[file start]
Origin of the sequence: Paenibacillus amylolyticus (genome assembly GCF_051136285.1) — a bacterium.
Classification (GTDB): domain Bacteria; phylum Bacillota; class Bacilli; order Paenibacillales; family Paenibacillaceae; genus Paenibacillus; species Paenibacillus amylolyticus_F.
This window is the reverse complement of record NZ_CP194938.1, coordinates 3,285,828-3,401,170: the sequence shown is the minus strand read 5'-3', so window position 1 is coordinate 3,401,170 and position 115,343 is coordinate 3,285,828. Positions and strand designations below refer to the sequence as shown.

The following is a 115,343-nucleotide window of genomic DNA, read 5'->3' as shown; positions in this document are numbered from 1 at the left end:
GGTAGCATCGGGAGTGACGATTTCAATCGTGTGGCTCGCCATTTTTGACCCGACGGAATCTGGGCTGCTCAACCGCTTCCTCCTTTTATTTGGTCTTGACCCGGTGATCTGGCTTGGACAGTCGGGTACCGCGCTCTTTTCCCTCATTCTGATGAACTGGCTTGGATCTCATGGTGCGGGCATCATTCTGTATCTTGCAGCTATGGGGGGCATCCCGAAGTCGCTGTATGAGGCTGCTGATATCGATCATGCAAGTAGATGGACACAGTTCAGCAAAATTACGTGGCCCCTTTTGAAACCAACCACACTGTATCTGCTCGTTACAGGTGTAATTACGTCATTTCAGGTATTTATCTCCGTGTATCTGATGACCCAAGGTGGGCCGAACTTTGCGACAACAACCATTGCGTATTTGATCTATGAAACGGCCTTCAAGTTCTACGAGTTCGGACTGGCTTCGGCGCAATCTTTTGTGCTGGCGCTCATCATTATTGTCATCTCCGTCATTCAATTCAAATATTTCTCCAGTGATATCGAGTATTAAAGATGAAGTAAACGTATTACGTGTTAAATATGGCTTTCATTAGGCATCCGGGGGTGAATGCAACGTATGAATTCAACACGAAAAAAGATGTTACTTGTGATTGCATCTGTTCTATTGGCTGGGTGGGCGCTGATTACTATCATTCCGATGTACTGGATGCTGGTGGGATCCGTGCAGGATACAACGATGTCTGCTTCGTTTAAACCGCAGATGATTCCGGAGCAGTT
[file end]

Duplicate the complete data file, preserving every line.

Origin of the sequence: Paenibacillus amylolyticus (genome assembly GCF_051136285.1) — a bacterium.
Classification (GTDB): domain Bacteria; phylum Bacillota; class Bacilli; order Paenibacillales; family Paenibacillaceae; genus Paenibacillus; species Paenibacillus amylolyticus_F.
This window is the reverse complement of record NZ_CP194938.1, coordinates 3,285,828-3,401,170: the sequence shown is the minus strand read 5'-3', so window position 1 is coordinate 3,401,170 and position 115,343 is coordinate 3,285,828. Positions and strand designations below refer to the sequence as shown.

The following is a 115,343-nucleotide window of genomic DNA, read 5'->3' as shown; positions in this document are numbered from 1 at the left end:
GGTAGCATCGGGAGTGACGATTTCAATCGTGTGGCTCGCCATTTTTGACCCGACGGAATCTGGGCTGCTCAACCGCTTCCTCCTTTTATTTGGTCTTGACCCGGTGATCTGGCTTGGACAGTCGGGTACCGCGCTCTTTTCCCTCATTCTGATGAACTGGCTTGGATCTCATGGTGCGGGCATCATTCTGTATCTTGCAGCTATGGGGGGCATCCCGAAGTCGCTGTATGAGGCTGCTGATATCGATCATGCAAGTAGATGGACACAGTTCAGCAAAATTACGTGGCCCCTTTTGAAACCAACCACACTGTATCTGCTCGTTACAGGTGTAATTACGTCATTTCAGGTATTTATCTCCGTGTATCTGATGACCCAAGGTGGGCCGAACTTTGCGACAACAACCATTGCGTATTTGATCTATGAAACGGCCTTCAAGTTCTACGAGTTCGGACTGGCTTCGGCGCAATCTTTTGTGCTGGCGCTCATCATTATTGTCATCTCCGTCATTCAATTCAAATATTTCTCCAGTGATATCGAGTATTAAAGATGAAGTAAACGTATTACGTGTTAAATATGGCTTTCATTAGGCATCCGGGGGTGAATGCAACGTATGAATTCAACACGAAAAAAGATGTTACTTGTGATTGCATCTGTTCTATTGGCTGGGTGGGCGCTGATTACTATCATTCCGATGTACTGGATGCTGGTGGGATCCGTGCAGGATACAACGATGTCTGCTTCGTTTAAACCGCAGATGATTCCGGAGCAGTT